“I work better under pressure,” and nine other lies I tell myself. by jessenwabeke
January 18, 2010, 3:44 pm
Filed under: Uncategorized | Tags:

Well, 2010 is here. Another new year. Another New Year’s Resolution. My resolution this year? To stop procrastinating.

Oh, who am I kidding? I’m only writing about procrastination because, as I write this, I’m procrastinating. Hell, I’m probably procrastinating as you read this. And I, like many people, tend to justify it by saying, “I work better under pressure.”

That got me thinking … What else do I lie to myself about?

10 Lies I Tell Myself

Lie: I work better under pressure.

Truth: Complete crap. Sure, when something’s due really soon, I have less time to screw around, so I work a little quicker, but do I work better? No way. When I’m pressed for time, I don’t dig as deep as I’d usually want to because, well … I don’t have the time to. There’s also way less time spent editting.

Lie: I watch YouTube videos for inspiration.

Truth: I watch them because they’re funny and/or I’m bored. Telling myself that I’m doing it for inspiration helps me feel less guilty. Unless you’re my creative director, in which case, I really do watch them for inspiration.

Lie: My parents don’t get what I do for a living.

Truth: They don’t really care. Instead of wasting time explaining how unglamorous my job is, I let them think I make tons of commercials and go to shoots on South American beaches. Ignorance is bliss.

Lie: I can’t stand Taylor Swift.

Truth: If one of her songs comes on the radio, I roll up the windows and turn up the volume. What do I do when someone’s in the car with me? I scoff, change the channel and die a little on the inside.

Lie: Things would be better at a different agency.

Truth: Don’t get me wrong. I love my job. But I’d be lying if I said I never thought this to myself (or yelled it drunkenly at a bar) when I got frustrated. This is of course, a bold-faced lie. Every agency gets frustrating because you invest tons of time and energy making stuff. That’s part of why I like the business. If you never get frustrated, you either don’t care that much about what you do, have the perfect stress-free job or take a lot of drugs.

Lie: I brainstorm better at bars.

Truth: I drink at bars. Brainstorming may or may not actually occur.

Lie: I’d do better work if I had more time.

Truth: This is just the first reaction I usually have to a tight deadline. While in some cases it may be true, it’s mostly just a defense mechanism. After all, almost every deadline is tight. This is advertising. Get used to it.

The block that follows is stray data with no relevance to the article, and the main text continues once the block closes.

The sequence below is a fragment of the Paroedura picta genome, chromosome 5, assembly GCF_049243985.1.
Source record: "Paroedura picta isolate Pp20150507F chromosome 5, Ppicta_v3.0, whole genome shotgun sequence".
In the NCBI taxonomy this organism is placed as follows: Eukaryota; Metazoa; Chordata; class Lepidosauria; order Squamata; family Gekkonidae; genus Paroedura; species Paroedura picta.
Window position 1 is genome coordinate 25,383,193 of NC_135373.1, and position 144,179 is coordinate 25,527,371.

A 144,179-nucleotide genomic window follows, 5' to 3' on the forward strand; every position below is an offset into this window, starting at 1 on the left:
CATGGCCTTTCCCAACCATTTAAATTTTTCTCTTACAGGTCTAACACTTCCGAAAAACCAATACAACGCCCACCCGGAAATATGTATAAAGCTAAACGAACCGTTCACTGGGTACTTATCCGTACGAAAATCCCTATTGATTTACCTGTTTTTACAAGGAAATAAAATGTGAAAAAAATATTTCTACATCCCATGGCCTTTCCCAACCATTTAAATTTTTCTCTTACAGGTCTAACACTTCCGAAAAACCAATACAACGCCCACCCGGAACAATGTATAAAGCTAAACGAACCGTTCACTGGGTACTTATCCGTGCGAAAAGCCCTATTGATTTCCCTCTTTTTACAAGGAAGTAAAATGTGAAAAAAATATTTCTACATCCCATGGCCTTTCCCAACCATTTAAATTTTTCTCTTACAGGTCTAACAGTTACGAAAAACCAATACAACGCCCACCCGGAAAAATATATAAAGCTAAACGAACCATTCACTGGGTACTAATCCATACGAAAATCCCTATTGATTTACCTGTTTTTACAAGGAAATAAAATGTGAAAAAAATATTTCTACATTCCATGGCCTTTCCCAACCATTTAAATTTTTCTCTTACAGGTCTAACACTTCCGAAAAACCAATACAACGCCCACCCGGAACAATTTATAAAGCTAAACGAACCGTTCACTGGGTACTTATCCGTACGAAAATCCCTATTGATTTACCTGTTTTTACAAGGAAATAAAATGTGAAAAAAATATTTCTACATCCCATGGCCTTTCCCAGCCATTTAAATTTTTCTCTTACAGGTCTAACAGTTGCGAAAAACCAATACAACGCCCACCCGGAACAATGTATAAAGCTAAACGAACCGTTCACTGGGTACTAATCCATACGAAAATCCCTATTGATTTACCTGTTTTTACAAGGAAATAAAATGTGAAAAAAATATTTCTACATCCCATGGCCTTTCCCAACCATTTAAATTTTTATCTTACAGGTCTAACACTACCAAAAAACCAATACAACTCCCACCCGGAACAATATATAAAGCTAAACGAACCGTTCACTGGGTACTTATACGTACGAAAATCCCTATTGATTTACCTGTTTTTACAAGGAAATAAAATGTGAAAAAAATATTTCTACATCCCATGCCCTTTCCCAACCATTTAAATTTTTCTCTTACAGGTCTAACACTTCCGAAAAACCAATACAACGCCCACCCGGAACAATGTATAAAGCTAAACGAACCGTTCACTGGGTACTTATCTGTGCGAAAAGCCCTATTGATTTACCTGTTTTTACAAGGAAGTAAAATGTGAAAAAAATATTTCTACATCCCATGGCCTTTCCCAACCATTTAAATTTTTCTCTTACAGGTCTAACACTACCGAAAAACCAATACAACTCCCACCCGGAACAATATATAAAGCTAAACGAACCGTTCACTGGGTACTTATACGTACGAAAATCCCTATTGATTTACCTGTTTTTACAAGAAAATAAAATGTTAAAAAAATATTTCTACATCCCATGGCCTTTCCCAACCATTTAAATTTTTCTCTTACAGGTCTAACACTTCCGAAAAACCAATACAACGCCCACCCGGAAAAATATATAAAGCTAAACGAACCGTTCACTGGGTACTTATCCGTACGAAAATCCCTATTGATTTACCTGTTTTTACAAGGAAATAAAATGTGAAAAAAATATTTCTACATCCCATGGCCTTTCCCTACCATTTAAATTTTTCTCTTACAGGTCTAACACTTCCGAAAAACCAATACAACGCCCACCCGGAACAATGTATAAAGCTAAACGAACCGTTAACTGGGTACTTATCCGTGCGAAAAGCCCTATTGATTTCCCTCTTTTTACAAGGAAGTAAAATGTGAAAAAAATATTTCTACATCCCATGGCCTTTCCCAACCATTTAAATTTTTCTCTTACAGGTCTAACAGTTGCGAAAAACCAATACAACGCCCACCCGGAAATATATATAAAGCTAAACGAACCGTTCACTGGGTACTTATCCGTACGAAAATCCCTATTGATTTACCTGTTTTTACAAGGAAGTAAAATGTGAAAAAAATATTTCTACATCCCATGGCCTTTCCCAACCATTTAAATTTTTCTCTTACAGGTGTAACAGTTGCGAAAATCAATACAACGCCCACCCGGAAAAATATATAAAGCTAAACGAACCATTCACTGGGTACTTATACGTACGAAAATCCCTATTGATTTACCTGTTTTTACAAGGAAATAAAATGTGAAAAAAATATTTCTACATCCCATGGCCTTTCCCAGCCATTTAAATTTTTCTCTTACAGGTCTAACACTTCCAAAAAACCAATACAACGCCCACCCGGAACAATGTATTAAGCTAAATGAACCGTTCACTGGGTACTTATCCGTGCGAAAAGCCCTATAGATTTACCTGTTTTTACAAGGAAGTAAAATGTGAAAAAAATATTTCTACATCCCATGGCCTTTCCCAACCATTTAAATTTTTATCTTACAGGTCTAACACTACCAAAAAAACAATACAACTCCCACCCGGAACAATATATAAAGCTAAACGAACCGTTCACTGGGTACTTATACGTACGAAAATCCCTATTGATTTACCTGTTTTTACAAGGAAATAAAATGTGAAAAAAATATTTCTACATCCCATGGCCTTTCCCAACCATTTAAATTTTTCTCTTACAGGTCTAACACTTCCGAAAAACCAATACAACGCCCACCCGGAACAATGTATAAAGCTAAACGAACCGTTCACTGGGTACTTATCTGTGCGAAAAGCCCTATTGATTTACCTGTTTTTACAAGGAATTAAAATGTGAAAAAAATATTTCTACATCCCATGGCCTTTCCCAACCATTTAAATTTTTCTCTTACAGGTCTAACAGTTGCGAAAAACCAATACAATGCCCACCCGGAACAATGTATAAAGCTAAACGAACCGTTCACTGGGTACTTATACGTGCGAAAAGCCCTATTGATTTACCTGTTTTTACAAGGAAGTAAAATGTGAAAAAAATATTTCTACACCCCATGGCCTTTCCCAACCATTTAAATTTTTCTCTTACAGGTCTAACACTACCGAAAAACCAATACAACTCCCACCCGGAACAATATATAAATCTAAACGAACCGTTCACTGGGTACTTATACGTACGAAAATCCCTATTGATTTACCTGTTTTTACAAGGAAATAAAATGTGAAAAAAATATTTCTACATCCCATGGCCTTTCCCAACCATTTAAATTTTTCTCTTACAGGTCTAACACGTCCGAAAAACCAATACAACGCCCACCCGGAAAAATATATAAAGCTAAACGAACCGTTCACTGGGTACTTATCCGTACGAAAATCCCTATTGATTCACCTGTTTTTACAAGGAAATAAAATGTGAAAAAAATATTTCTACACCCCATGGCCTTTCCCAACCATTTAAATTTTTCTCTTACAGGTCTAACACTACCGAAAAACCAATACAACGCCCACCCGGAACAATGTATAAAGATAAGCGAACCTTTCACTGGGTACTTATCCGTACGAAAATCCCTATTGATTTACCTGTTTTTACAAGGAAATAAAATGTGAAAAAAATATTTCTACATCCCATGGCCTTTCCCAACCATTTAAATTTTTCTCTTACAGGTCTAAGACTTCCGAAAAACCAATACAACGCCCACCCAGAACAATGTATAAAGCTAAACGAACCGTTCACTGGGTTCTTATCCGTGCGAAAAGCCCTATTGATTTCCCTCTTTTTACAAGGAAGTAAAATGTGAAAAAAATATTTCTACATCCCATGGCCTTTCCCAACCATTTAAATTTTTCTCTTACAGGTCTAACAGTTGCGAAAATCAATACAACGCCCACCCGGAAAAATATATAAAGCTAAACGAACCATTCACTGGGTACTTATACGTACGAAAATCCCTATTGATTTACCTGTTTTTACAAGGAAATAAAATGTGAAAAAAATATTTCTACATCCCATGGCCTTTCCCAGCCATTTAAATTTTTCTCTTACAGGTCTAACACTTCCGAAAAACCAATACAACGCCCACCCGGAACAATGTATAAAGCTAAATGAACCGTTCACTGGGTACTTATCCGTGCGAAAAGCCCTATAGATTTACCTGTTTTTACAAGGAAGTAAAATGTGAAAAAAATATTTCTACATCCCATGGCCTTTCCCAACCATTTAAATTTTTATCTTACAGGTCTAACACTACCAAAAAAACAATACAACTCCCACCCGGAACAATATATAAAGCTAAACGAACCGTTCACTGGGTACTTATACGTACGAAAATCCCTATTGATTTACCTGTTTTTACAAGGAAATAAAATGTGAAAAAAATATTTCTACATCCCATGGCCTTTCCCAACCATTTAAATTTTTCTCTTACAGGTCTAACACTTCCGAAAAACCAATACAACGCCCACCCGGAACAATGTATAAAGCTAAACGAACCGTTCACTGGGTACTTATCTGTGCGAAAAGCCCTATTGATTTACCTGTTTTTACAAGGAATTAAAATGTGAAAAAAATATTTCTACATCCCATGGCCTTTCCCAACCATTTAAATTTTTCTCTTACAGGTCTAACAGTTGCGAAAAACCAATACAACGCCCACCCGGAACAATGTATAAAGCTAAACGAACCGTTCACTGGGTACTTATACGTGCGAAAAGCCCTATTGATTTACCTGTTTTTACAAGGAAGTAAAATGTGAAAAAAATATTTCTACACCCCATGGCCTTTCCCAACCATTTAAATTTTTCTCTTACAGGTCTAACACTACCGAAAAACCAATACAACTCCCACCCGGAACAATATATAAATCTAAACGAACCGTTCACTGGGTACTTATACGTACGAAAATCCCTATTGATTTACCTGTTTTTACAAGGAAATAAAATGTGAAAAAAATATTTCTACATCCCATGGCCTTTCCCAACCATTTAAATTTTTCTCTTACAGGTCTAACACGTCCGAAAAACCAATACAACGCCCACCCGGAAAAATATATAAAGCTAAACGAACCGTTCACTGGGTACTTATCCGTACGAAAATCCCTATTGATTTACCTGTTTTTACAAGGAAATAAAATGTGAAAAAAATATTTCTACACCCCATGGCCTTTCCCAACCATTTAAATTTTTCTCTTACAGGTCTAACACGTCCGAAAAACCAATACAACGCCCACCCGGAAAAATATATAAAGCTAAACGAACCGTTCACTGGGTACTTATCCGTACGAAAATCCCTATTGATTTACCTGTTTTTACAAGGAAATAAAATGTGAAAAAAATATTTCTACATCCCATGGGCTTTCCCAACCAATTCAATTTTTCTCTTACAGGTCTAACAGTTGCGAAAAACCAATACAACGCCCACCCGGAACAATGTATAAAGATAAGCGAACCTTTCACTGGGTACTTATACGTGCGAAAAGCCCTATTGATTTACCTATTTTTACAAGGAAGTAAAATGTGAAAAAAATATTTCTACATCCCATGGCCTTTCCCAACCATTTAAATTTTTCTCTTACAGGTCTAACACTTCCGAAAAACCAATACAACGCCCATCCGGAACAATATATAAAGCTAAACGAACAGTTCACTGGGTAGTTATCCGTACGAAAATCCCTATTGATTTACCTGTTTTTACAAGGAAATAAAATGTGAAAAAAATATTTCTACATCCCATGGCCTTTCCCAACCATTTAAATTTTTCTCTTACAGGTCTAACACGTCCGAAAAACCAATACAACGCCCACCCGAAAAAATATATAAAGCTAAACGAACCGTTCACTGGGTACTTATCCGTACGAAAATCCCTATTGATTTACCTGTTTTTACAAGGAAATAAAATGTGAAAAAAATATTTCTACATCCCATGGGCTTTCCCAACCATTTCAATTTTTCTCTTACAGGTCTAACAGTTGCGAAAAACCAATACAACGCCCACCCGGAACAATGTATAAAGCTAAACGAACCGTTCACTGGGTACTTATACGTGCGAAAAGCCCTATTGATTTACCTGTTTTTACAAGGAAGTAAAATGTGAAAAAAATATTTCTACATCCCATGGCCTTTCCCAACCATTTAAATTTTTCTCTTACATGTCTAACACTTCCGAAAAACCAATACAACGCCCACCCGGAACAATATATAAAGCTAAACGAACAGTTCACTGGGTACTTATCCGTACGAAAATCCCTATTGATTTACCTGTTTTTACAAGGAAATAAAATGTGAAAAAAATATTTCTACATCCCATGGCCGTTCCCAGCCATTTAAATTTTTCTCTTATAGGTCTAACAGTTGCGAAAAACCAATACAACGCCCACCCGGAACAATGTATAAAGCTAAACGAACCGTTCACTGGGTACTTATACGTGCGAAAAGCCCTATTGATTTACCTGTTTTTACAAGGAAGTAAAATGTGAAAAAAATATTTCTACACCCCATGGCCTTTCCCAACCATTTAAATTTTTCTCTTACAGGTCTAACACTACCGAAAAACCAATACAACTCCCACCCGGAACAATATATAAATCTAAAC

Lie: I’m not good at presenting work.

Truth: Trust me, I’m not saying I’m good at presenting work. I’m just saying I’m probably not as bad as I think. When I’m actually enthusiastic about an idea, it shows, which is a good thing. Of course, there are those times when I present an idea I’m not terribly proud of, and that shows, too. So even though I should probably work on my presentation skills, I think the real takeaway here is that I should work harder to come up with more ideas that get me excited and not settle for some that “aren’t that bad.”

Lie: The next assignment will be better.

Truth: No it won’t. Whenever I start thinking that, it means I’ve conceded that the current project is a wash, so that project suffers. When you’re only motivation is the hope that your next project will be better than what you’re already working on. You’re screwed. The next project will probably be exactly the same.

Lie: Making lists is easy.

Truth: Couldn’t think of a 10th lie.

’09 in Review by thatgirl979
January 15, 2010, 11:16 pm
Filed under: Uncategorized

To say 2009 was a good year is like saying Velveeta is real cheese. It was bland, chemically enhanced, and wobbly. However, it did spur an appetite for networking, ideas and fuel that solidified REBUS as a staple of STL AdClub.

People came in droves (which means many).  As more abandoned their Macs to talk with 3-dimensional people we found ourselves popular. And this influx of (semi) sober industry members connecting was so poignant, most became regulars and events became as social as the bar scene. (Added bonus we remember your name tomorrow…or, at least, your face.)

Popularity (shocker) demanded that dry monologues be replaced with entertaining, relevant content. Over and over hosting agencies triumphed over A.D.D. to engage, enlighten, or at least make us a little less dumb. Soon events were filled with useful nuggets like how to turn off annoying Mafia Wars updates.

However, no matter how thought-provoking the talk, the food always plays an important role. If the animals aren’t fed, retention levels drop. So thanks for every beer, pretzel, quesadilla, cookie and carrot stick thrown our way. After all, everyone knows nothing turns an industry event into a success faster than the smell of bacon.